“…I don't want to be long, but I think about 1968, and I was a young thing, 18 years old, attending the Booker t. Washington High School of leadership excellence. And when Dr. King came to Memphis, members of the NAACP — Jesse Turner, Maxine and Vasco Smith — they came and they embraced us and said, ‘We want you to be part of this movement because we’re doing this for your tomorrow. And I remember sanding on the stage of Mason Temple on the night that Dr. King had given his Mountaintop speech. And I remember how moved I was at 18 years old to hear that speech from this man, who thought enough of our sanitation workers to come to the city to mobilize us, to get what was done that was right to be done, and showed us how to do it.
“The next day, my grandmother and I had gone to Corondolet. That was like Target, and it was in the North Memphis area, and we were shopping, very quickly, because, she said, ‘Look, Dr. King is going to speak at 6 o’clock. We’ve got to hurry up in order to go home and go hear what he has to say. When it was around 3 o’clock that afternoon, we were shopping, and I went down another aisle, and I heard a white man say, ‘They just shot that nigger, Dr. King!’ It hurt me so bad, I ran to my grandmother, and she saw the look in my eyes and said, ‘What’s wrong?’ And said, ‘They’ve shot Dr. King!’ And she threw everything down that she had in her hands, and we went home, and everything was chaotic.
“When you talk about 'the winds were ranging,' well, the winds were ranging in the city of Memphis, they were raging, the storm was brewing, and it didn’t seem to get any better; we began to march, and we marched and marched, and I was shot at by a Memphis police officer, and I had a ponytail on the top of my head. And the bullet hole went through it. And as I was laying on the corner of Vance St., it was Vance and 4th, because no one would open their doors and let me in, and I didn’t know whether I was shot, I was just frightened out of my head, I just lay there and said, ‘Lord, have mercy! Things have got to change…..”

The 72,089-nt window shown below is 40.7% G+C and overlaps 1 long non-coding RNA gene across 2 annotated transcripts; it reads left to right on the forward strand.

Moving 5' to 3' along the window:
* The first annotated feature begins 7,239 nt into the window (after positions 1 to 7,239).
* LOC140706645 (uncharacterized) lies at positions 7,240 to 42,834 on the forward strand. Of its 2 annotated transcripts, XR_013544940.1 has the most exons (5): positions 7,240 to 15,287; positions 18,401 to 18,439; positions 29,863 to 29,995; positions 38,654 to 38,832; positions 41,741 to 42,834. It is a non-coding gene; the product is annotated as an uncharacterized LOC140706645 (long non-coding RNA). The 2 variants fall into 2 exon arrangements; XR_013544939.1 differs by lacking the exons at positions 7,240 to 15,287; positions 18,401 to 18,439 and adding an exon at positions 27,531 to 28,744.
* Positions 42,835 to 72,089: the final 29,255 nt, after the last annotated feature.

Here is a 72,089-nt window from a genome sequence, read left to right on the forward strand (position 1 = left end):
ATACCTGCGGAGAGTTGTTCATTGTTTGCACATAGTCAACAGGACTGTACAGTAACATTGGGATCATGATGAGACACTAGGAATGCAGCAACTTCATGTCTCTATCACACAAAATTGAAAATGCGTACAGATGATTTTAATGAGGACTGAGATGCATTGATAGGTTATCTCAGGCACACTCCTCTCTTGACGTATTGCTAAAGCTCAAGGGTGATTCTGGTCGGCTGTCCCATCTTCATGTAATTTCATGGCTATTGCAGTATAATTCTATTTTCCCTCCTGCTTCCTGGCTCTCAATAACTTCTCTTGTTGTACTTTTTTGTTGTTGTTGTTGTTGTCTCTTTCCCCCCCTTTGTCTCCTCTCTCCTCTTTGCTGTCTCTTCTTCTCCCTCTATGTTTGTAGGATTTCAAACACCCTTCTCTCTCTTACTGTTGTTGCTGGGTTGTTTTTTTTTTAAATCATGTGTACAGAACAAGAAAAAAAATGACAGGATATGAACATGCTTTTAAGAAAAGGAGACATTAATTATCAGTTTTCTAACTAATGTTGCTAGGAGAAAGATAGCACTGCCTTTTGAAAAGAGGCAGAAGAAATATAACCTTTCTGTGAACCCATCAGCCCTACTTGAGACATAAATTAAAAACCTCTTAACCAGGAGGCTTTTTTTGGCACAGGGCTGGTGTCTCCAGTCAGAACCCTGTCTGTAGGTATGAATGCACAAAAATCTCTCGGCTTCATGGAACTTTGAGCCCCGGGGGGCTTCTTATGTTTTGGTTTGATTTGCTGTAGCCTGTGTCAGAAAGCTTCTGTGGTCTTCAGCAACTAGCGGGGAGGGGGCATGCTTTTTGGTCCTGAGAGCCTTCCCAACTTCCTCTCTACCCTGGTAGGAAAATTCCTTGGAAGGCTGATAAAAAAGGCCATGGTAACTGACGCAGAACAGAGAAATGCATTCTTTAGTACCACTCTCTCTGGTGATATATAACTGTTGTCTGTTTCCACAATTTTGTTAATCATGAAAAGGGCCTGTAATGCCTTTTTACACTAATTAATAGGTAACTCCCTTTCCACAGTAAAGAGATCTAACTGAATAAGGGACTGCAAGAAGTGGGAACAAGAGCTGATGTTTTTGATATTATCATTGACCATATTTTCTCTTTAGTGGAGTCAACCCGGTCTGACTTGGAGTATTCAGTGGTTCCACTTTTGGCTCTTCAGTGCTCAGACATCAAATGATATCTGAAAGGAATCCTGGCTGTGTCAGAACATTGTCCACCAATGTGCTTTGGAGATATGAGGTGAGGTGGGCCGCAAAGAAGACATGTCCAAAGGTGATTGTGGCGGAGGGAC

I want to thank Bernie Sanders.
Bernie, your campaign inspired millions of Americans, particularly the young people who threw their hearts and souls into our primary.
You’ve put economic and social justice issues front and center, where they belong.
And to all of your supporters here and around the country:
I want you to know, I’ve heard you.
Your cause is our cause.
Our country needs your ideas, energy, and passion.
That’s the only way we can turn our progressive platform into real change for America.
He’s taken the Republican Party a long way … from “Morning in America” to “Midnight in America.”
He wants us to fear the future and fear each other.
Well, a great Democratic President, Franklin Delano Roosevelt, came up with the perfect rebuke to Trump more than eighty years ago, during a much more perilous time.
“The only thing we have to fear is fear itself.”
Now we are clear-eyed about what our country is up against.
But we are not afraid.
We will rise to the challenge, just as we always have.
I will be a President for Democrats, Republicans, and Independents.
For the struggling, the striving and the successful.
For those who vote for me and those who don’t.
For all Americans.
Bernie Sanders and I will work together to make college tuition-free for the middle class and debt-free for all!
We will also liberate millions of people who already have student debt.
…[H]ere’s how: Wall Street, corporations, and the super rich are going to start paying their fair share of taxes.
Not because we resent success. Because when more than 90 percent of the gains have gone to the top 1 percent, that’s where the money is.